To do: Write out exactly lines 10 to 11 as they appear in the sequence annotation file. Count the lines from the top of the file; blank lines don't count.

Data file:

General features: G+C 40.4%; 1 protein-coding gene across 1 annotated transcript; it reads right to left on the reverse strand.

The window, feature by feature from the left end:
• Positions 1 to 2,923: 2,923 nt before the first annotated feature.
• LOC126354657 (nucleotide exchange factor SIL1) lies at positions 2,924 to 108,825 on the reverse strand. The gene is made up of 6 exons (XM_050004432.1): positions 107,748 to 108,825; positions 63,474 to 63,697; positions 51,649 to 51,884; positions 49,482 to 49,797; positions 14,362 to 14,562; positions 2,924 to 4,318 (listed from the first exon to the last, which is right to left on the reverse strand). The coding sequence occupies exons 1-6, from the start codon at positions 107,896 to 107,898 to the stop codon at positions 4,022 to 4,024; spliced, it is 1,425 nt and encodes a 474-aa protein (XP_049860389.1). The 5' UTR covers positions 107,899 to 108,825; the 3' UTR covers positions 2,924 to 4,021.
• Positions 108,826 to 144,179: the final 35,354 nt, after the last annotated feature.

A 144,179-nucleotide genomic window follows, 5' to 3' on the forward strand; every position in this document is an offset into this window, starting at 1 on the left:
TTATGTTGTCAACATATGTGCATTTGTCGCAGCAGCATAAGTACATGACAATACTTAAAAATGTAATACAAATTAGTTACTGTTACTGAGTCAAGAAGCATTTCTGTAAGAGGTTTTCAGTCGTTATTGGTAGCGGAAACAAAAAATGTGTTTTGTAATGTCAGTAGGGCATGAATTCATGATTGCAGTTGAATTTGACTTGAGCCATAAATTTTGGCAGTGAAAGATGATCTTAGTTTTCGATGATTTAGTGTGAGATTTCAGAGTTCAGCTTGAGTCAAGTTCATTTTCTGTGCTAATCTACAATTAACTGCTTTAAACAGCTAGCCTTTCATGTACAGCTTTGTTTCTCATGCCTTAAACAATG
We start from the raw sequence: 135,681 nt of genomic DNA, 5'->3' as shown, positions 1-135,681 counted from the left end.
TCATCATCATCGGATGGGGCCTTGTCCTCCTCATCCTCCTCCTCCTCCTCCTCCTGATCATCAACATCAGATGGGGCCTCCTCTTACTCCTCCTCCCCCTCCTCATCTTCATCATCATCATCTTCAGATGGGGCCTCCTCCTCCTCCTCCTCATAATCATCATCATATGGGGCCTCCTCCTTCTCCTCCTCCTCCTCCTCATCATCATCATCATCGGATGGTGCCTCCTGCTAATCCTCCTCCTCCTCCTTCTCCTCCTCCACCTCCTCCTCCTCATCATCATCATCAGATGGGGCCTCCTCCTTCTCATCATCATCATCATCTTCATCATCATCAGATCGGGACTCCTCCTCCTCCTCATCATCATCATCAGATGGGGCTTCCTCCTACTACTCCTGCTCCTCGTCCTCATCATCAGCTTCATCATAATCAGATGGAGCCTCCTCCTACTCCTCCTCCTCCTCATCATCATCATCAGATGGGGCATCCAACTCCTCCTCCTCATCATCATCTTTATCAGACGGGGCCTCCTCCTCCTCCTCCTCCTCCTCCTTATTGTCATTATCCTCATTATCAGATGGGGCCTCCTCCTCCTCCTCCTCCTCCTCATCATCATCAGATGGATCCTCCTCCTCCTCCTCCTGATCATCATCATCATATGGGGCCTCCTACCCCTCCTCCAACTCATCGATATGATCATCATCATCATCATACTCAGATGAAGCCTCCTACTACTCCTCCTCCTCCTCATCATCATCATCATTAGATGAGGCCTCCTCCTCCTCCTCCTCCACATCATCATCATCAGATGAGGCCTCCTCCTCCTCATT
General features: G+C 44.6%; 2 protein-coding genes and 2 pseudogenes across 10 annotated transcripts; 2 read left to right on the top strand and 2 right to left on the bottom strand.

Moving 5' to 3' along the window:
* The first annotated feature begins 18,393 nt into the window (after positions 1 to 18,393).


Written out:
General features: G+C 44.6%; 2 protein-coding genes and 2 pseudogenes across 10 annotated transcripts; 2 read left to right on the top strand and 2 right to left on the bottom strand.

Moving 5' to 3' along the window: